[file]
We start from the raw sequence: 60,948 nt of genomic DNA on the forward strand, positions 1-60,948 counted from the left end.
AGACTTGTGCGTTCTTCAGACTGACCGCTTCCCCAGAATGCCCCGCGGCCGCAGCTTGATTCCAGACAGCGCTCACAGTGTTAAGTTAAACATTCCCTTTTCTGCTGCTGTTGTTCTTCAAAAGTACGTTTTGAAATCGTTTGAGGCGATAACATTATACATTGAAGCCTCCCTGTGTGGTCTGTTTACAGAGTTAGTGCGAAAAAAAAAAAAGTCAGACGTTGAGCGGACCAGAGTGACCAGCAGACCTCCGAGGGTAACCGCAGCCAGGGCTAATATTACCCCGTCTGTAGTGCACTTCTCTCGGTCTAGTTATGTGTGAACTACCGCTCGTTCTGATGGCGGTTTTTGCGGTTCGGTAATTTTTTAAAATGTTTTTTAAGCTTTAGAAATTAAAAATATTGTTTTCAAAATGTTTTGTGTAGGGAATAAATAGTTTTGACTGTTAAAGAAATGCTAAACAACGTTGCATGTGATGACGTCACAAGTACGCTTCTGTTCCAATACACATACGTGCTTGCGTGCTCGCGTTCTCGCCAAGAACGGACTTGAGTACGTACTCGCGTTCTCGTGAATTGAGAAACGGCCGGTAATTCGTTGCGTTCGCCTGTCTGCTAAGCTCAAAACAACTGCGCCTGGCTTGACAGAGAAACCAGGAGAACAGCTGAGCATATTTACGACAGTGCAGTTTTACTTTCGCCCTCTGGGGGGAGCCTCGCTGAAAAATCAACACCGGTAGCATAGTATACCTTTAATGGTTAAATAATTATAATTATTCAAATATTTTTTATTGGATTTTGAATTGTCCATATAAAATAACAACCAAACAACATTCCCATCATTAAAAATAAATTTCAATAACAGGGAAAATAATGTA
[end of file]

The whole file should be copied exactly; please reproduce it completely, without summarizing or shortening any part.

We start from the raw sequence: 60,948 nt of genomic DNA on the forward strand, positions 1-60,948 counted from the left end.
AGACTTGTGCGTTCTTCAGACTGACCGCTTCCCCAGAATGCCCCGCGGCCGCAGCTTGATTCCAGACAGCGCTCACAGTGTTAAGTTAAACATTCCCTTTTCTGCTGCTGTTGTTCTTCAAAAGTACGTTTTGAAATCGTTTGAGGCGATAACATTATACATTGAAGCCTCCCTGTGTGGTCTGTTTACAGAGTTAGTGCGAAAAAAAAAAAAGTCAGACGTTGAGCGGACCAGAGTGACCAGCAGACCTCCGAGGGTAACCGCAGCCAGGGCTAATATTACCCCGTCTGTAGTGCACTTCTCTCGGTCTAGTTATGTGTGAACTACCGCTCGTTCTGATGGCGGTTTTTGCGGTTCGGTAATTTTTTAAAATGTTTTTTAAGCTTTAGAAATTAAAAATATTGTTTTCAAAATGTTTTGTGTAGGGAATAAATAGTTTTGACTGTTAAAGAAATGCTAAACAACGTTGCATGTGATGACGTCACAAGTACGCTTCTGTTCCAATACACATACGTGCTTGCGTGCTCGCGTTCTCGCCAAGAACGGACTTGAGTACGTACTCGCGTTCTCGTGAATTGAGAAACGGCCGGTAATTCGTTGCGTTCGCCTGTCTGCTAAGCTCAAAACAACTGCGCCTGGCTTGACAGAGAAACCAGGAGAACAGCTGAGCATATTTACGACAGTGCAGTTTTACTTTCGCCCTCTGGGGGGAGCCTCGCTGAAAAATCAACACCGGTAGCATAGTATACCTTTAATGGTTAAATAATTATAATTATTCAAATATTTTTTATTGGATTTTGAATTGTCCATATAAAATAACAACCAAACAACATTCCCATCATTAAAAATAAATTTCAATAACAGGGAAAATAATGTA